An allele is one of at least two alternative forms of a particular gene. Alleles provide the genetic instructions for organisms that, although similar in type, are visibly different (phenotypically different). The term allele is derived from the Greek term alleon, used to describe a difference in morphology or form. At the genetic level, alleles contain differing base sequences in their nucleic acid (e.g., DNA). As a form of a gene, an allele carries the instructions for a particular variation of the gene’s protein product. At its most basic molecular level, an allele is an ordered sequence of bases (part of nucleotides) that code for a specific genetic product (protein, enzyme, RNA molecule, etc.).
Although underlying genetic molecular complexities sometimes blur the differences in expression; nature provides simple examples of alleles. For example, a single gene may control the flower color of some plants. In such cases, one allele of the gene produces one color (e.g., red flowers) while another allele of flower color gene may produce another color (e.g., white flowers).
Alleles reside at corresponding locations on the chromosomes that constitute a chromosomal pair. Because alleles reside in specific regions of chromosomes, they can act as markers and are subject to the laws of inheritance resulting from the apportionment of homologous chromosomes (chromosomes that match in terms of size, shape, and gene content) during meiosis. The alternative alleles that comprise an organism’s genome are inherited, one allele from each parent. The allele contained on the homologous chromosome derived from the mother is termed the maternal allele. The allele on the homologous chromosome derived from the father is termed the paternal allele.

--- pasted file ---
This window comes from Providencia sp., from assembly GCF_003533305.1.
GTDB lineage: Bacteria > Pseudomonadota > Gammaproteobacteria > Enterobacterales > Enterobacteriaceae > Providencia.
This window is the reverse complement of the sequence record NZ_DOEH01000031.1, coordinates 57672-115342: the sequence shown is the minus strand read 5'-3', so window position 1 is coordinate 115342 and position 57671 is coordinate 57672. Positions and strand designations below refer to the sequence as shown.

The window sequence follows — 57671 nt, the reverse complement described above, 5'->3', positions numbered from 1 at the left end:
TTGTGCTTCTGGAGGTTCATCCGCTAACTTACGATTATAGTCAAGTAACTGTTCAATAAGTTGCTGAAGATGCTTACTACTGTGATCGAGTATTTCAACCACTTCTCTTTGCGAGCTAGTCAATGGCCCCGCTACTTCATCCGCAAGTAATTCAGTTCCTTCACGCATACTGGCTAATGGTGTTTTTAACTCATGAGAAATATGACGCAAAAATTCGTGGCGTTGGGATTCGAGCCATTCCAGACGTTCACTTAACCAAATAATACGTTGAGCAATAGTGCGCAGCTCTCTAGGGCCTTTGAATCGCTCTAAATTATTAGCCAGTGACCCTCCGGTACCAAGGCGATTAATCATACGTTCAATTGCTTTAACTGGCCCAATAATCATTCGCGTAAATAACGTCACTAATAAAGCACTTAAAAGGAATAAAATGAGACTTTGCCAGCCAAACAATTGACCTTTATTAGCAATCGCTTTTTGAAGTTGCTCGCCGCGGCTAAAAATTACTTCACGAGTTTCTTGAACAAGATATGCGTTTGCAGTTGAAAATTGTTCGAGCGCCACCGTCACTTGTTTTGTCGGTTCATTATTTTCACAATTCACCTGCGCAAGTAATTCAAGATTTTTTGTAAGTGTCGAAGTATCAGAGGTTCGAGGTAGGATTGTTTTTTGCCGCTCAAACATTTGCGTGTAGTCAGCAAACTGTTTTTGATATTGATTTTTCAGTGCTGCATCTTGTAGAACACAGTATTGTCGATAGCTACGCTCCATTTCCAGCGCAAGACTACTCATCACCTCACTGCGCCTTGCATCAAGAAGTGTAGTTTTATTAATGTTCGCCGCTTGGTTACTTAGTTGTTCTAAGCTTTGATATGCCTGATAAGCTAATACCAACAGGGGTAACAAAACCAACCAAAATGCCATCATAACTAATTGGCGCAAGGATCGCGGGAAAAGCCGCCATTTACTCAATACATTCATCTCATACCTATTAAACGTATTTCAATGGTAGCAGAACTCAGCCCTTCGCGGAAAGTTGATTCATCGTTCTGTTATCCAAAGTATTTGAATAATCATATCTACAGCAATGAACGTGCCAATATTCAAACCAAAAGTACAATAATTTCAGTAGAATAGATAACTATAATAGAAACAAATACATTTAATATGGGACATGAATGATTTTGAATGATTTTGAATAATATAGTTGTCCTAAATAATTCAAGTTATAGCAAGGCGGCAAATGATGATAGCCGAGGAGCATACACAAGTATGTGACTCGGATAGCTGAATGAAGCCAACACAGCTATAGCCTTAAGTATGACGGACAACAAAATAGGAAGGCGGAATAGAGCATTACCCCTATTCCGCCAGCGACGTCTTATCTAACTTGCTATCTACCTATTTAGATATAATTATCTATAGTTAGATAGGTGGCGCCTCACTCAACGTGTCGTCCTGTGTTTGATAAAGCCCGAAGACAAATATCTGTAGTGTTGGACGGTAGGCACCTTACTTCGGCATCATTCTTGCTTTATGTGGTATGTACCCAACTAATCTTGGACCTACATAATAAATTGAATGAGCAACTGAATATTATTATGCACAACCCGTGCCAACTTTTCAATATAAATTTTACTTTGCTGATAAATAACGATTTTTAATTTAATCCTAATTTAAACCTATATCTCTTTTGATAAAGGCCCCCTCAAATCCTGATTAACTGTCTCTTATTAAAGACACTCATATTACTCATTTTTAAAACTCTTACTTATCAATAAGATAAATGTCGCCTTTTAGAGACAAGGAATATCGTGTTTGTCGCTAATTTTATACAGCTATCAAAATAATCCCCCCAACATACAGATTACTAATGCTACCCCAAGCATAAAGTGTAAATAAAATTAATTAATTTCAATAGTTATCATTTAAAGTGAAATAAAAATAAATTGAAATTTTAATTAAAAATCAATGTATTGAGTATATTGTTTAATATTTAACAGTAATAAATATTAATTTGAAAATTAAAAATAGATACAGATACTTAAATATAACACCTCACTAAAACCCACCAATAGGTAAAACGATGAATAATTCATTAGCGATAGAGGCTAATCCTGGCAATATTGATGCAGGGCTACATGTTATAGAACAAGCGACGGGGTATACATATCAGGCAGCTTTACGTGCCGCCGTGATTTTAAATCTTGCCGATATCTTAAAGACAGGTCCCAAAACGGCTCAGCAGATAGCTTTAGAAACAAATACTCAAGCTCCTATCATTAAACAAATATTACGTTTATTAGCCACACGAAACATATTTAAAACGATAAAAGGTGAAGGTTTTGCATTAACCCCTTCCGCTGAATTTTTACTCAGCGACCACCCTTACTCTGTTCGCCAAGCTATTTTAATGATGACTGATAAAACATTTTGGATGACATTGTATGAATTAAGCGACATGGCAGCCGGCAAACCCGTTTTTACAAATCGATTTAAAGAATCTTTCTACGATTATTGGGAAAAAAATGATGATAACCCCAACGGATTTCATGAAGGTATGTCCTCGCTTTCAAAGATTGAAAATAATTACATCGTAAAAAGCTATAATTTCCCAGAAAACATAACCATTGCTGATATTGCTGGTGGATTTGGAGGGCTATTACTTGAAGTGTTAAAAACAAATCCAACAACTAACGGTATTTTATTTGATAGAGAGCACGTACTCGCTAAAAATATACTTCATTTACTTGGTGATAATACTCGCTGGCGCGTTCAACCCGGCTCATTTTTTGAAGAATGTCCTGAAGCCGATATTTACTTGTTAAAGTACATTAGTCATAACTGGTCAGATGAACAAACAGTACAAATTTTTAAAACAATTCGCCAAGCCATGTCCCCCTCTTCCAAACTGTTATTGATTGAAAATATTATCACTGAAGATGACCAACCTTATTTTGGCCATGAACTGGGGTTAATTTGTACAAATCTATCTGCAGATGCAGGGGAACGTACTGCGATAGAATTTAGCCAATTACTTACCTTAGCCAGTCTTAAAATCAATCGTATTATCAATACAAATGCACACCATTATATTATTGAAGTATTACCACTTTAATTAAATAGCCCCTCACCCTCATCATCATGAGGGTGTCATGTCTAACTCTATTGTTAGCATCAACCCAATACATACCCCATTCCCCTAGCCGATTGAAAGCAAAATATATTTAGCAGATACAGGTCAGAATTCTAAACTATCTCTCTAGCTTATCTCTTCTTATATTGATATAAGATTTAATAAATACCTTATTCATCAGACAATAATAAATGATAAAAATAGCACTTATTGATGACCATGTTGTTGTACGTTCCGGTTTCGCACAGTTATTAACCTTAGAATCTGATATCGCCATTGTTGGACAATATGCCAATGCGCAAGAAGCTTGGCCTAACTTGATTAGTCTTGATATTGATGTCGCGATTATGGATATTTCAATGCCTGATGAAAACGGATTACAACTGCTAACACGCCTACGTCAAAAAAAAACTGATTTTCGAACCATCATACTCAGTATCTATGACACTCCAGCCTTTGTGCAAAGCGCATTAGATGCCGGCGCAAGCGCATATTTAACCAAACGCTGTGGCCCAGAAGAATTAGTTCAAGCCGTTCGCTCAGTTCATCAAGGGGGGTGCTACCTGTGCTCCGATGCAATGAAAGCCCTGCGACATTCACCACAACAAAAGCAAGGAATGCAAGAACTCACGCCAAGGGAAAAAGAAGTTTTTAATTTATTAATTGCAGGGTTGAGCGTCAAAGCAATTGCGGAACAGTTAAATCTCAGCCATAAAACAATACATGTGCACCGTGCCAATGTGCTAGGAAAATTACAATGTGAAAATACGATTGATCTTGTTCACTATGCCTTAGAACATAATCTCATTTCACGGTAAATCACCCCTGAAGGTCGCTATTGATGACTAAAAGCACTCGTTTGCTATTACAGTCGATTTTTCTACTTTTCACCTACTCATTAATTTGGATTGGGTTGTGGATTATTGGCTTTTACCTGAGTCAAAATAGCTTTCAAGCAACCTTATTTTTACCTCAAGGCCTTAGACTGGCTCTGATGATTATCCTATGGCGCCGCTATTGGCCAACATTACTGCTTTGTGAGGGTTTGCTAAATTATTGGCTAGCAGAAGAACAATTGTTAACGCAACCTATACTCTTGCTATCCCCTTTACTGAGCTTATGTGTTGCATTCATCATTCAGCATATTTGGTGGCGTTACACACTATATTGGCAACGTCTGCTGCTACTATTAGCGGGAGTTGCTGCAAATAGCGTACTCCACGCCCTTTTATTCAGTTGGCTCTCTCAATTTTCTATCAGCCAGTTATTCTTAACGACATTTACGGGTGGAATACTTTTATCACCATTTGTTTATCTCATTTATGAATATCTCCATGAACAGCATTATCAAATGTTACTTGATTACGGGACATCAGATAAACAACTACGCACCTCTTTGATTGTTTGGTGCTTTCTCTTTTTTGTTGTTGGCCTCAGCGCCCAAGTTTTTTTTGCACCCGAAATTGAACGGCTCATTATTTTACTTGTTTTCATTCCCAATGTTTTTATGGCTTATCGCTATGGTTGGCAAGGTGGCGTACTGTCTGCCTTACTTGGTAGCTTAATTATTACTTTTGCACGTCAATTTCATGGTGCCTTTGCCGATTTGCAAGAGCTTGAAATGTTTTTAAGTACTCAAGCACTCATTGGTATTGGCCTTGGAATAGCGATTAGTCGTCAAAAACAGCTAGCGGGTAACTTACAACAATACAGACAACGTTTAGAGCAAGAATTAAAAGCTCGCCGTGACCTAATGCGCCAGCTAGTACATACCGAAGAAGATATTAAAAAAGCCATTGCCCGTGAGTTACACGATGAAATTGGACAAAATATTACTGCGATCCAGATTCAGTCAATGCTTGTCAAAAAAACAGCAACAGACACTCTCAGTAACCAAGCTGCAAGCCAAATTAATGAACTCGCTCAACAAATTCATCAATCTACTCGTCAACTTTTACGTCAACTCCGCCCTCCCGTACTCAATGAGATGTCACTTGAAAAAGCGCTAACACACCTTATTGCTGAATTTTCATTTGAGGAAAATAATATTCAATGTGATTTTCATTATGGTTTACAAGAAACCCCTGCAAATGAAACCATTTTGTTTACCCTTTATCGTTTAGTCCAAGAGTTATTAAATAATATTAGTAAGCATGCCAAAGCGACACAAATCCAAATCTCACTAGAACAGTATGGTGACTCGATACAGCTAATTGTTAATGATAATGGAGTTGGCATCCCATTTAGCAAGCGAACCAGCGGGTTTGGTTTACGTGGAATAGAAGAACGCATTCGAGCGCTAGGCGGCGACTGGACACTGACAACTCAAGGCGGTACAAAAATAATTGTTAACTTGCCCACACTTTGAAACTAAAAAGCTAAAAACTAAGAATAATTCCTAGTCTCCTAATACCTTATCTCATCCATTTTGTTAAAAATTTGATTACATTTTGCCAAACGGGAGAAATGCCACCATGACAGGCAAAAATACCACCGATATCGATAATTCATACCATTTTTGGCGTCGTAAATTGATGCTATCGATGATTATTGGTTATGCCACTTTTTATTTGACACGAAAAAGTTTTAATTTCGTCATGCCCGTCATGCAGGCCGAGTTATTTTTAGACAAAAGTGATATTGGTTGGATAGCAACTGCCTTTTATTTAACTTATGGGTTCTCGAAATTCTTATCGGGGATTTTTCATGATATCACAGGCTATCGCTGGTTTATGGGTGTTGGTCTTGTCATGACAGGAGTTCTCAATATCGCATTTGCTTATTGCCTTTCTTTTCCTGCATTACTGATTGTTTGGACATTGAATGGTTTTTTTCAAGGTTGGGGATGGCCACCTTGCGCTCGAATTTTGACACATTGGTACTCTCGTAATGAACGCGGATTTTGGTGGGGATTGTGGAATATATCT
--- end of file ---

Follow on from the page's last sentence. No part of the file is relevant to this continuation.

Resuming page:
All diploid organisms have two alleles at a given locus on a pair of homologous chromosomes. Because haploid cells (e.g., oocyte and spermatozoa in humans) contain half the chromosome compliment, such cells contain only one allele of each gene. When fertilization occurs, the pair of alleles can be described as homologous (alike) or heterologous (different). Accordingly, organisms that are homologous, with respect to the alleles for a particular gene, carry identical alleles for that gene. In contrast, organisms described as heterozygous for a particular gene carry alleles that differ. Alleles may also be dominant or recessive with respect to their interaction and expression.
A population with stable allele frequencies is in genetic equilibrium. Accordingly, changes in allele frequencies (the percentage of respective alleles in a population) are characteristic indicators of evolving populations. The Hardy-Weinberg theorem states that: in the absence of selection pressures, the types and frequencies of alleles in a population remain constant. The Hardy-Weinberg equation can be used to mathematically predict allele frequencies.
See also Adaptation; Chromosome mapping; Codons; Genetic engineering.